Studies show warming climate lengthens allergy season


ROCHESTER, N.Y. (WROC) — Millions of people suffer from pollen allergies that only worsen once the weather gets warm. We’re in the middle of spring now, and with the entire summer season still ahead of us more people will start to notice the effects of pollen as more plants and flowers emerge.

It’s not just the warming weather in general that’s triggering allergies, but studies are now showing that having more warm days and less hard freezes throughout the year may actually be lengthening allergy season as a whole as the growing season trends earlier. This means more sneezing and suffering perhaps earlier on in the season for those more sensitive to the increased pollen levels.

The growing season typically goes from the last freeze of the spring until the first freeze of the fall for a given area, but more days spent with temperatures above freezing means the growing season is both getting longer and starting earlier, with fewer freezes occurring in the spring. This causes plants to begin pollen production much earlier than in previous years.

“As warmer temperatures drive longer growing seasons across the U.S., and rising carbon dioxide levels increase pollen concentrations, conditions only worsen for allergy and asthma sufferers,” said Climate Central.

Essentially, the changing climate from increased carbon dioxide levels is fueling increased plant and flower growth, which results in more pollen production and allergies that occur as a result. According to the Asthma and Allergy Foundation of America (AAFA), “Rising temperatures caused by climate change lead to longer allergy seasons and worsen air quality. Long allergy seasons can cause more allergies and asthma attacks.”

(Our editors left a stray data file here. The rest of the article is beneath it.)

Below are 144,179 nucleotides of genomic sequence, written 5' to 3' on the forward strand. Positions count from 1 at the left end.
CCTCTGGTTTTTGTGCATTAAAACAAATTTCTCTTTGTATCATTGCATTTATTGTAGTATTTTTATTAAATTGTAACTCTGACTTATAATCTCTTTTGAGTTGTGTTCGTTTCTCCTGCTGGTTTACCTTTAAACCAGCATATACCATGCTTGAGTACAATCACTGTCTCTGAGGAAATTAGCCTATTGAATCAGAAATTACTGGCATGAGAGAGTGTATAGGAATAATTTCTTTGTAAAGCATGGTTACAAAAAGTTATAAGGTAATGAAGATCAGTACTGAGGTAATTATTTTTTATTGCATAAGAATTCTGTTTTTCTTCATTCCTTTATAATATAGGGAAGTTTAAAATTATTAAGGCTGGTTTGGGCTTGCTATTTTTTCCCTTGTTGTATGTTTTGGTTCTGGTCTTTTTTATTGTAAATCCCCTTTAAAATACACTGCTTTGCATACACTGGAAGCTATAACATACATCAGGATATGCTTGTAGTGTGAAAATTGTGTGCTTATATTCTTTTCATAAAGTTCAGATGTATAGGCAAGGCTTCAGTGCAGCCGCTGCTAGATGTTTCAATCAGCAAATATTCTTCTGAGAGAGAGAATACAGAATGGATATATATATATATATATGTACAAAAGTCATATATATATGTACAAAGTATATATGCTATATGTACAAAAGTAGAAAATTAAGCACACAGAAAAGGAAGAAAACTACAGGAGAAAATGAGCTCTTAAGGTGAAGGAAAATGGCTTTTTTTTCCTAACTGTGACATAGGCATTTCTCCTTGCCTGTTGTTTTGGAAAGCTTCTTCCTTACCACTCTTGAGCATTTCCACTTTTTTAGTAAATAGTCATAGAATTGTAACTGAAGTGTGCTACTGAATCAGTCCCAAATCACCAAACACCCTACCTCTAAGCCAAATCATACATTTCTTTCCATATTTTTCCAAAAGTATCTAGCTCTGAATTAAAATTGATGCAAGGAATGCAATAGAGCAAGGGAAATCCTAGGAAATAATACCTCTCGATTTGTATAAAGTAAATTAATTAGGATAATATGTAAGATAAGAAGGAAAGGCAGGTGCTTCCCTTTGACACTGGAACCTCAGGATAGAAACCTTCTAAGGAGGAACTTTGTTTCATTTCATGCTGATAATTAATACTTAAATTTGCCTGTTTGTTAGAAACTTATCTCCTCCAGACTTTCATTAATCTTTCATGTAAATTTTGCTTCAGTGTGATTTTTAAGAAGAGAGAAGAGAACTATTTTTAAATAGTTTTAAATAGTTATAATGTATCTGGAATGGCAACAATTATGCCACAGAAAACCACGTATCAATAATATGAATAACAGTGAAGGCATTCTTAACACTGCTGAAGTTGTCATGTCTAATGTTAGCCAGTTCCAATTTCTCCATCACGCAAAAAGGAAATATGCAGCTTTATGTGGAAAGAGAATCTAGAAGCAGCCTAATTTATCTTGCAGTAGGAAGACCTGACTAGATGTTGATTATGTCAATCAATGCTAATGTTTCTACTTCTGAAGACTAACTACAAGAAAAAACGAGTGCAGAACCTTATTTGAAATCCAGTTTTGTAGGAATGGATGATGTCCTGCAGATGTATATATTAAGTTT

“Between 1995 and 2011, warmer temperatures have caused the U.S. pollen season to increase around the country to be 11 to 27 days longer. These warmer temperatures create more pollen in the air, stronger airborne allergens, and more allergy symptoms,” according to the AAFA.

There are a number of plants that cause pollen allergies throughout the year depending on the climate of the area and the local plant species that come with it.

Typically, tree pollen begins to emerge in the spring, then grass in the summer, and finally pollen from weeds lasts through late fall.

Climate Central also states, “If warming emissions continue to climb unchecked, by the end of the century, the growing season will lengthen by at least an additional month in most of the U.S., relative to late-20th-century averages. And as the climate warms, plants can move into new areas, exposing people to allergenic pollen that they previously did not encounter.”

It’s recommended that people living with asthma and allergies avoid places or situations that can provoke an asthma attack or allergic reaction. You can also check the Air Quality Index before heading outside to see what pollutants are currently in the air locally.

Copyright 2021 Nexstar Media Inc. All rights reserved. This material may not be published, broadcast, rewritten, or redistributed.

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